There is no skylarking when a band is preparing for a Panorama competition.
Practice for the Rosary Boys’ steelband began at 9 a.m. on January 20.
The Catholic News observed them in action after a 20-minute lunch break.
Players reassemble in the band room located on the school’s second floor and stand at attention with their hands on the front of their pans. Leader Jason Lewis calls them to order.
A knock with a stick on a cello pan and they know to pick up their pan sticks, a rhythmic “tap, tap, tap, tap” from Lewis and they begin playing the tune.
Principal Richard Gomez and a few parents are present to observe and lend support.
No sooner have the players resumed where they left off that the playing is halted.
A boy is not in position. “What you doing there sir? Get behind your pan.” The boy says he is looking for a pan stick which he misplaced.
They resume. “We going from the relay”, Lewis instructs. He is not satisfied with what he is hearing and chides the boys to “stop slamming the pan”. Tapping on the cello, the players continue.
The tempo is slowed but the result is not yet what Lewis expects. Another stop.
“You know why God gave you two ears and one mouth?” A boy on a tenor bass is quick, “To listen twice as much as you speak.” Lewis cautions the boys not to be distracted and focus on their “business–, nobody else business”.
The music stops briefly as Lewis instructs only the front tenors to play. The chorus of ‘Far From Finished’ reverberates in the room; they play it again and again.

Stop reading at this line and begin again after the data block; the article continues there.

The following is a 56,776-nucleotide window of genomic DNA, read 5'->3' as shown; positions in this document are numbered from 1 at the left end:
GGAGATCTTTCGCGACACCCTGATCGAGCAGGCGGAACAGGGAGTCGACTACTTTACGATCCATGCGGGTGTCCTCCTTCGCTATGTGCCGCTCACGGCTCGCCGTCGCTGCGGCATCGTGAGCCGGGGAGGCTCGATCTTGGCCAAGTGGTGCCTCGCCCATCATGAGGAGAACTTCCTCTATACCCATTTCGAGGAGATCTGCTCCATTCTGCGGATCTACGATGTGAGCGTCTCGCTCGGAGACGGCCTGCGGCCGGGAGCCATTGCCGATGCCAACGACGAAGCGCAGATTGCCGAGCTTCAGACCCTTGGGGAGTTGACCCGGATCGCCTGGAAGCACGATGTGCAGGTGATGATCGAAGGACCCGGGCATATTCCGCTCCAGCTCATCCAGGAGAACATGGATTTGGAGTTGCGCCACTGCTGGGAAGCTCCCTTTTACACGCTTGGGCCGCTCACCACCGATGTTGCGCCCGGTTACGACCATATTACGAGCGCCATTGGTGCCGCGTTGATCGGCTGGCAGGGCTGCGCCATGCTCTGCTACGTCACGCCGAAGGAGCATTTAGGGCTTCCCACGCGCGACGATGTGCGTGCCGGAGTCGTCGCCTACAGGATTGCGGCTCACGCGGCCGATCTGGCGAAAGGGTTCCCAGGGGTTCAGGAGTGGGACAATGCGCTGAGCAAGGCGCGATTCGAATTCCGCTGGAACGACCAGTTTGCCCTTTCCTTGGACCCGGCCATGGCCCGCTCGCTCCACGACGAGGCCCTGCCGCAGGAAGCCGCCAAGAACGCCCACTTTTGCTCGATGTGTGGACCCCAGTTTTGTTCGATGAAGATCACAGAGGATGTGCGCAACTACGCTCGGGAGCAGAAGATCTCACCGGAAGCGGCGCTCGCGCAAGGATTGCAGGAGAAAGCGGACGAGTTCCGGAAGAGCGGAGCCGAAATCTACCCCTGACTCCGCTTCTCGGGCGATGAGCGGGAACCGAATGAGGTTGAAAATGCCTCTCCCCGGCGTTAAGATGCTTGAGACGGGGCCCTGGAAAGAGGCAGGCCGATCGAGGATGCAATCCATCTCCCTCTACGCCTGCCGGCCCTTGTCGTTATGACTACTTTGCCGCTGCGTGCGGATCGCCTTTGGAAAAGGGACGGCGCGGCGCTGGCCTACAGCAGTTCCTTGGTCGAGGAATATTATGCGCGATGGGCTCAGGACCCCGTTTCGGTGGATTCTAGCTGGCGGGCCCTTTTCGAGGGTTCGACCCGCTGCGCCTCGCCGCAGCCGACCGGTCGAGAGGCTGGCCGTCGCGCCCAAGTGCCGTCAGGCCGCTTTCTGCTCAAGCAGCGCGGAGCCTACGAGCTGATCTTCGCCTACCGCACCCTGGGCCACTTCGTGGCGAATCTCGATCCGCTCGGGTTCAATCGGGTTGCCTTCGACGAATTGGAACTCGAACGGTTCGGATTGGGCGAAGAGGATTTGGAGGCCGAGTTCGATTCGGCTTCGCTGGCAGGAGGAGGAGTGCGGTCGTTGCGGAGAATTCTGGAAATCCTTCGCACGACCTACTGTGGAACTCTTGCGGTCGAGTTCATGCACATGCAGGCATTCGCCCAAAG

“Listen please” Lewis says in a serious tone. “Discipline. Some of us still giving trouble…not listening…we can’t go in with half song, quarter song, piece of song. It’s a team effort. Everybody must be on the same page knowing the whole song.”
There is a short recess as Lewis announces the band will have a captain. “Don’t raise your hand, smile, give me no signal,” he says to those brave enough to vie for selection. He announces Jershaun Joseph; applause greets the news with one boy declaring he knew it would be him.
Lewis urges them to respect the captain when they are called from play to practice.
“Pay respect” he stressed. “Yes, sir” a chorus responds.
Lewis has eagle eyes. “You, chewing gum, out! No eating and drinking behind the pans.” The contrite boy leaves the room and quickly returns.
Lewis advises the boys to take a good long look at themselves in the mirror when they get home, “check your discipline”. The tenors and double tenors resume playing the melody of the chorus. It is 1.12 p.m. Rosary Boys’ played for the judges last Friday morning.